Danger to humans: This snake is aggressive when threatened and is large enough to inflict some damage with its bite. A recent study has found that it produces some venom, quite similar to the venom of cobras. However, it only produces a small amount of venom and does not have venom-injecting fangs, so effects in humans are limited to redness and mild swelling at worst.

Conservation status and threats: In Thailand this snake is common with no known conservation issues, but it is listed as Endangered on the China Red List.

Interesting facts: The Copperhead Racer is a very fast snake that will first try to flee when threatened, but when cornered will lift the first third of its body off the ground, curl its neck and body into an “S” shape, expand its neck vertically and strike aggressively with its mouth open. If that fails, it will sometimes proceeds to play dead as a last resort.

References:
Siam-Info: Coelognathus
Nature Malaysia: Copperhead Racer
University of Hong Kong: Coelognathus radiatus
Isolation of a neurotoxin (alpha-colubritoxin) from a nonvenomous colubrid
Thailand Office of Environmental Planning and Policy: A Checklist of Amphibians and Reptiles in Thailand
A Photographic Guide to Snakes and Other Reptiles of Peninsular Malaysia, Singapore and Thailand
A Field Guide to the Snakes of South Vietnam

 

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Yellow-spotted Keelback

Xenochrophis flavipunctatus

Yellow-spotted Keelback Xenochrophis flavipunctatus on road

Yellow-spotted Keelback found at dusk near ponds in Payao Province

Yellow-spotted Keelback Xenocropis flavipunctus

Yellow-spotted Keelback found on edge of marsh in Prawet

Yellow-spotted Keelback head Xenocropis flavipunctus

Head shot of Yellow-spotted Keelback

Michael Cota Xenochrophis flavipunctatus Pathum Thani

Yellow-spotted Keelback found in Pathum Thani (photo courtesy of Michael Cota)

Yellow-spotted Keelback Xenocropis flavipunctus Vietnam Alex Krohn 1

Yellow-spotted Keelback trapped in Vietnam (photo courtesy of Alex Krohn)

Yellow-spotted Keelback Xenocropis flavipunctus Vietnam Alex Krohn 2

Yellow-spotted Keelback rearing head in Vietnam (photo courtesy of Alex Krohn)

Yellow-spotted Keelback Xenocropis flavipunctus Vietnam Alex Krohn

Head shot of Yellow-spotted Keelback in Vietnam (photo courtesy of Alex Krohn)

juvenile Common Keelback Xenochrophis flavipunctatus neck

Juvenile Yellow-spotted Keelback found under board in Suan Luang

Michael Cota Xenochrophis flavipunctatus juvenile Nakhon Ratchasima

Juvenile Yellow-spotted Keelback found in Nakhon Ratchasima (photo courtesy of Michael Cota)

Ray Hamilton Xenochrophis flavipunctatus juvenile Sattahip

Juvenile Yellow-spotted Keelback found in Chonburi Province (photo courtesy of Ray Hamilton)

English name: Yellow-spotted Keelback (aka “Common Keelback”)
Scientific name: Xenochrophis flavipunctatus (formerly known as Xenochrophis piscator)
Thai name: Ngu Lai-so Suan, Ngu Daeng Hae

Description: Up to 120cm long. Body is roughly cylindrical and of average girth. Eyes are large. Has an olive-brown background coloration with various black streaks and blotches and a row of small yellow or white dots down each side. Two black streaks come down and back from the eye. Juveniles have a characteristic yellow mark on their neck that fades with age.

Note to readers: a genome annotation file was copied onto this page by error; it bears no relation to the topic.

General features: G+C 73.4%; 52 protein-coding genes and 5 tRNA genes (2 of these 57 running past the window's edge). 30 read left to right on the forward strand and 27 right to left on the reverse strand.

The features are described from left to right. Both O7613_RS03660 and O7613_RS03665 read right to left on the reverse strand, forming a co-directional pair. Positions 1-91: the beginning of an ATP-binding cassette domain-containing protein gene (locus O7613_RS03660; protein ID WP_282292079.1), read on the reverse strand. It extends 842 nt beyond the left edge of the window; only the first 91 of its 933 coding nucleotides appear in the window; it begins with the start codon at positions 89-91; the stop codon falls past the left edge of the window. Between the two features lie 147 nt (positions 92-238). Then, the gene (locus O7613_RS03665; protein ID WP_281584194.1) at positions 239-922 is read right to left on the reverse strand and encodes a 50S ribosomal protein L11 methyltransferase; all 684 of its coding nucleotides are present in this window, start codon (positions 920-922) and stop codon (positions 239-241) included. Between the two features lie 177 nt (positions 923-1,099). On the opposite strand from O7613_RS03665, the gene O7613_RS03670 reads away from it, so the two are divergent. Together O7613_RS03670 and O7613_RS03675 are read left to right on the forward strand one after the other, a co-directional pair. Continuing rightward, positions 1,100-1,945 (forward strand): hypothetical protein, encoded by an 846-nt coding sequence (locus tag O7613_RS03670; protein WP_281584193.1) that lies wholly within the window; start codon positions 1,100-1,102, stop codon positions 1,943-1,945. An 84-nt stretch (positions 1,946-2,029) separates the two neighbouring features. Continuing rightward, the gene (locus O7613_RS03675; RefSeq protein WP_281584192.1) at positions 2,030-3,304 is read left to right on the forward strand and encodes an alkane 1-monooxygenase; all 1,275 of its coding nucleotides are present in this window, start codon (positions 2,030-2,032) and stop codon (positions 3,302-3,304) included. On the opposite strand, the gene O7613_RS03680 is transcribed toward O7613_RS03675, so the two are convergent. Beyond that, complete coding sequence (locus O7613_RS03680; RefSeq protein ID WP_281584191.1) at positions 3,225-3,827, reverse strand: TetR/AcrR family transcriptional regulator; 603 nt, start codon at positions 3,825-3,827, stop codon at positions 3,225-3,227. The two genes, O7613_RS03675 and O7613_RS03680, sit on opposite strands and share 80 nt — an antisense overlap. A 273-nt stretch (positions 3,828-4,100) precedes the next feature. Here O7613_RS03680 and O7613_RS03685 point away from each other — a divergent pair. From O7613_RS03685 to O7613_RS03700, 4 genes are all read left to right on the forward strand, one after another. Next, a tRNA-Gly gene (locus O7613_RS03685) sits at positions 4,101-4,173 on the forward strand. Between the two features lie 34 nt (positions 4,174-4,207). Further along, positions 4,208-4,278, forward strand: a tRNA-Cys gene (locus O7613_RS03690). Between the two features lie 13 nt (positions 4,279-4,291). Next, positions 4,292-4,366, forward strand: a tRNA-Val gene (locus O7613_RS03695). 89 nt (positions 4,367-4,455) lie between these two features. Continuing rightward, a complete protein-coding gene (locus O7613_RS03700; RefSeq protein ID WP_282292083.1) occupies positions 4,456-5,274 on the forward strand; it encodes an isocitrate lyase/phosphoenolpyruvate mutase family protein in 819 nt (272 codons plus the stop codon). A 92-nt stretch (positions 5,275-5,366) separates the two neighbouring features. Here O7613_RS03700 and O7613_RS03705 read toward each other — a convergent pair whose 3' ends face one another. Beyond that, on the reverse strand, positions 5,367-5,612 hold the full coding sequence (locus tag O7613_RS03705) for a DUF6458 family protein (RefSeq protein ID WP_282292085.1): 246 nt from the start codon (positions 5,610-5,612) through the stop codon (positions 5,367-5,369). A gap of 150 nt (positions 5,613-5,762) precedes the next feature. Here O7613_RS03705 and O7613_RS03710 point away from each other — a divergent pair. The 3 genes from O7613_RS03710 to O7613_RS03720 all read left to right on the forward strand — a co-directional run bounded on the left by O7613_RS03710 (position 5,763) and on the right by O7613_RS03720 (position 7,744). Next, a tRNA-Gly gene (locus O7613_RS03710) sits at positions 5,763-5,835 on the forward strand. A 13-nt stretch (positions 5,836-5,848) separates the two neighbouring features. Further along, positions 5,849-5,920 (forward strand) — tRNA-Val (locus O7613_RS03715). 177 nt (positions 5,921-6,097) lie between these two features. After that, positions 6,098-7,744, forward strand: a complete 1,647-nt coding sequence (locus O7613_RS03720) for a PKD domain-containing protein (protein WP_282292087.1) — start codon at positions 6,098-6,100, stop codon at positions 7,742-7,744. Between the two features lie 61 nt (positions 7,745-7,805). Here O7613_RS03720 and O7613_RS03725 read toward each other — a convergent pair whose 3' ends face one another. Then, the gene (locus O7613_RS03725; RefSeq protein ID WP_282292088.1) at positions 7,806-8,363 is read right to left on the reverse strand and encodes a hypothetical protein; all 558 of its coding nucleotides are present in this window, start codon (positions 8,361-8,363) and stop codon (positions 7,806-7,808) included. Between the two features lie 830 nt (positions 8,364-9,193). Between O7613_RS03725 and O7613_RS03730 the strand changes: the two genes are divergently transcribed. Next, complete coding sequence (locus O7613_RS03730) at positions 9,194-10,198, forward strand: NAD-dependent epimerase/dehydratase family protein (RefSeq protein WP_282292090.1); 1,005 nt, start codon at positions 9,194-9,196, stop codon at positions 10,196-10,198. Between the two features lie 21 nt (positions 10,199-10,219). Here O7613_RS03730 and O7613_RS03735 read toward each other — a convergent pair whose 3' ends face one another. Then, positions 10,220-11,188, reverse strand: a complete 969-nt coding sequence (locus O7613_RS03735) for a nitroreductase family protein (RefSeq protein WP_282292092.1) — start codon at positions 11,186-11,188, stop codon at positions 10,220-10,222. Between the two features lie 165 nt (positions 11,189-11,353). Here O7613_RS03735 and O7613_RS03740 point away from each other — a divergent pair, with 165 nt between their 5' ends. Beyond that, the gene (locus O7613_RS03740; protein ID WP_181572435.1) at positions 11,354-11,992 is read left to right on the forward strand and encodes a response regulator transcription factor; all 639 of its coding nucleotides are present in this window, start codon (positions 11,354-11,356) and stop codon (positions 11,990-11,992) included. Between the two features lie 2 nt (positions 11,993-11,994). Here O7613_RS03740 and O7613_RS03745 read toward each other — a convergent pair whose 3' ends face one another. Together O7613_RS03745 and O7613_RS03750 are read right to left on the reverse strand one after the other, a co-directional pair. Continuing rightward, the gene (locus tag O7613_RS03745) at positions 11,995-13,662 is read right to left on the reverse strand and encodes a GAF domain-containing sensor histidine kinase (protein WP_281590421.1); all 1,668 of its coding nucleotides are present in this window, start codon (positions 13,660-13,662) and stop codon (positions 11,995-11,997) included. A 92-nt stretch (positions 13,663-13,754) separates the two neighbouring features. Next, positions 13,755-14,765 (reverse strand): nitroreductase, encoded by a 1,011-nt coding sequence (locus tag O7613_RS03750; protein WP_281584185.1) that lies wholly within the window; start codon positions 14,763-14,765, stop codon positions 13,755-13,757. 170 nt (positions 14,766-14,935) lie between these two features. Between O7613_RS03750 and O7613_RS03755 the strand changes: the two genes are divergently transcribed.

Similar Species: Checkered Keelback has a black checker pattern on an olive-brown background. It is a close relative and was once considered to be the same species.
Red-necked Keelback is more colorful and has a characteristic red neck. Juvenile Red-necked Keelbacks, which may not have developed the red neck yet, have a large black marking on the back of their neck that juvenile Yellow-spotted Keelbacks do not have.
Asian Water Snakes (subfamily Homalopsinae) generally have broader heads, smaller eyes, and much thicker bodies.
Oriental Rat Snake lacks black markings on the front half of its body.

Habitat: In or near marshes, ponds, or rice patties, sometimes in the middle of urban areas. The Yellow-spotted Keelback is a a strong swimmer.

Contribution to the ecosystem: The Yellow-spotted Keelback eats fish, frogs, and rodents, helping to control mouse and rat populations in the city. The juveniles are eaten by larger snakes and birds.

Danger to humans: Will bite aggressively when provoked and can draw blood, but is not dangerous to humans. Though it has no venom glands, some people report itching and slight swelling after a bite.

Conservation status and threats: No known conservation threats.

Interesting facts: The Yellow-spotted Keelback will often swallow its prey immediately upon catching it, without constricting or using any other means to kill the prey. As a result, prey is sometimes swallowed live, and some sources report frogs still vocalizing from within the snake.

References:
Snakes of Taiwan: Xenochrophis piscator
On the taxonomy of the Xenochrophis piscator complex
Siam-Info: Water Snakes
Thailand Office of Environmental Planning and Policy: A Checklist of Amphibians and Reptiles in Thailand
A Photographic Guide to Snakes and Other Reptiles of Peninsular Malaysia, Singapore and Thailand
A Field Guide to the Reptiles of South-East Asia
Snakes of Thailand and their Husbandry
Simon & Schuster’s Guide to Reptiles and Amphibians of the World